ARDOR Literary Magazine

ARDOR Literary Magazine - Issue Three, September 2013

Issue One, Published January 2013

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Page 13 of 109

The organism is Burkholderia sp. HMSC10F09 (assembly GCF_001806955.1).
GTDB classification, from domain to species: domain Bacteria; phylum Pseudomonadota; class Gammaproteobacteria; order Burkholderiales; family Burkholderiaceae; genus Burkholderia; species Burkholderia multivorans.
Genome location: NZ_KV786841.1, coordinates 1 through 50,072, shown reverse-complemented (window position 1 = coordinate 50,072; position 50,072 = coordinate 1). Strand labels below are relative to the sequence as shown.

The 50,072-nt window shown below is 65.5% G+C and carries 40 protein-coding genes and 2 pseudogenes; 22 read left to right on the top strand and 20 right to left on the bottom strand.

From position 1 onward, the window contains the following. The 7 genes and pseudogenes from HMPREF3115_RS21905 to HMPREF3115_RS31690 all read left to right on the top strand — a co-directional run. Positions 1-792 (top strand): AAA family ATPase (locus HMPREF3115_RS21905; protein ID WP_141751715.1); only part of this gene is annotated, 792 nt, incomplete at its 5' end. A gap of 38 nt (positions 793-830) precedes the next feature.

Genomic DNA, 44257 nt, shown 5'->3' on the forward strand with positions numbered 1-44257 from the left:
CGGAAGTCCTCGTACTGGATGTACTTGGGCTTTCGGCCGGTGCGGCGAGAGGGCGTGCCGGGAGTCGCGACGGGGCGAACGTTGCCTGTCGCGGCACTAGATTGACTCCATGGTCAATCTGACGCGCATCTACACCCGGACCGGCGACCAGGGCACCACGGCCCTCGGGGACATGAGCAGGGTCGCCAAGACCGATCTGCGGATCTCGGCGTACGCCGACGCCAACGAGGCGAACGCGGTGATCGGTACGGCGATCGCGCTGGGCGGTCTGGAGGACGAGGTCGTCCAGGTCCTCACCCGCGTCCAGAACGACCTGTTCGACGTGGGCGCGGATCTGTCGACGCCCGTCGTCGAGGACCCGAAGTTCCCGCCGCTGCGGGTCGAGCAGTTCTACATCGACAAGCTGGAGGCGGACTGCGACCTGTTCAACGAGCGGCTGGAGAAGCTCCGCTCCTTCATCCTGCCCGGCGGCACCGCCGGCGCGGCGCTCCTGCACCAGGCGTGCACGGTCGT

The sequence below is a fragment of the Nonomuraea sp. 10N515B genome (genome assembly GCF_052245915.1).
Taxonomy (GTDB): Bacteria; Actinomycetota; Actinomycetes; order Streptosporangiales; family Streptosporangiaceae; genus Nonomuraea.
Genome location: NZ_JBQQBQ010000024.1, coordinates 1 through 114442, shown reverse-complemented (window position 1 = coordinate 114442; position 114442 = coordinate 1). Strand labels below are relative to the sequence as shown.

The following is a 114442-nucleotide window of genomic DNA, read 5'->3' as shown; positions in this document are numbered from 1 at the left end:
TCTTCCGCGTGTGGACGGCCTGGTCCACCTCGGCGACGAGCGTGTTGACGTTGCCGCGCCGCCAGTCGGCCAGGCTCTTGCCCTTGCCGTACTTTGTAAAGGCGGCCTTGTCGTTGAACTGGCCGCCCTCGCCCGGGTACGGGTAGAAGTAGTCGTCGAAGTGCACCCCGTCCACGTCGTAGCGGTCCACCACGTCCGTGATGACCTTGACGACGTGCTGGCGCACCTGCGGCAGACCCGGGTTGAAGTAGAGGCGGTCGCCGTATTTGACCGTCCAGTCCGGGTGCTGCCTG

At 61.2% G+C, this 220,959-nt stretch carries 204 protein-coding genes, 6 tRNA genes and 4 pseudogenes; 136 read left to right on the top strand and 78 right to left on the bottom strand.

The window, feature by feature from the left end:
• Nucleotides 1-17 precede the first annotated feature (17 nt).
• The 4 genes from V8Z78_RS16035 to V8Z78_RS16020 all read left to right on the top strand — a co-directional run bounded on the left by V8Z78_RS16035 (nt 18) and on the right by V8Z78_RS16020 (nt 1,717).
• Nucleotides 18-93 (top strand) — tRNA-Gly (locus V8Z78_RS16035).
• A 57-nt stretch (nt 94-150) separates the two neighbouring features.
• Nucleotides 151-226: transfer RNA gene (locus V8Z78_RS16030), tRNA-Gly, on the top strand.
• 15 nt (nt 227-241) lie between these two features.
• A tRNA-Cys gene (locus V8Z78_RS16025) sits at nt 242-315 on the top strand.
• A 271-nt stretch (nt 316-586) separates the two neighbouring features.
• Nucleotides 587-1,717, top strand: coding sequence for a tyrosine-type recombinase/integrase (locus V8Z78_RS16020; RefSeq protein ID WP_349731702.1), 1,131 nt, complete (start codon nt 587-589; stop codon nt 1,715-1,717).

ISN'T BUT A LITTLE THING (cont.) "Maybe you can tell me about it tomorrow," she said. "Maybe when you're feeling better." "You could come on out here," he told her. "Just swim. When was the last time you went swimming? I can't remember the last time I did." "I have a class after this," she said. "And last period, too." "That's the baseball period," he said. "Use my sub. The boys won't really need him." "I have to go," she said. "I need to finish my lunch before class starts." "He would've liked you," Dan said. He was surprised he was saying it even as it was coming out. "You know. Kids always have liked you." She didn't say anything, so he kept going, "I could've done some things different, I think. A lot of things." Julie still didn't answer. "Jules?" "I'm here." "Wouldn't you rather go swimming than teach today?" Julie sighed. "I like teaching," she said. And that was true. She had always wanted to be a teacher, going all the way back to middle school. Dan taught history, only because you have to teach something to be a coach. He just followed the lesson plan, and then gave the kids multiple-choice tests. Again she sighed. "I know this is a hard week for you. But you can't." She paused. Dan could hear her collecting her thoughts to choose the right words so she could be clear without being too direct. She made a clicking noise with her tongue whenever she did that, and Dan could hear it through the phone. Finally she said, "Nobody can do anything different. People just do what they do." Then she clicked her tongue again and said, "Don't make me into something, Danny. That isn't fair. Not to anyone." Neither of them spoke until Dan could hear the voices of students entering her classroom. "I'll talk to you later, Coach," Julie said. "When you're feeling better." Dan turned his phone off completely and set it aside. He went down the end of the dock and took his shoes and socks off and rolled up his jeans and dipped one foot down into the clear, green water. It was cool, but not cold, and flecks of sunlight danced along the (cont. on next page)

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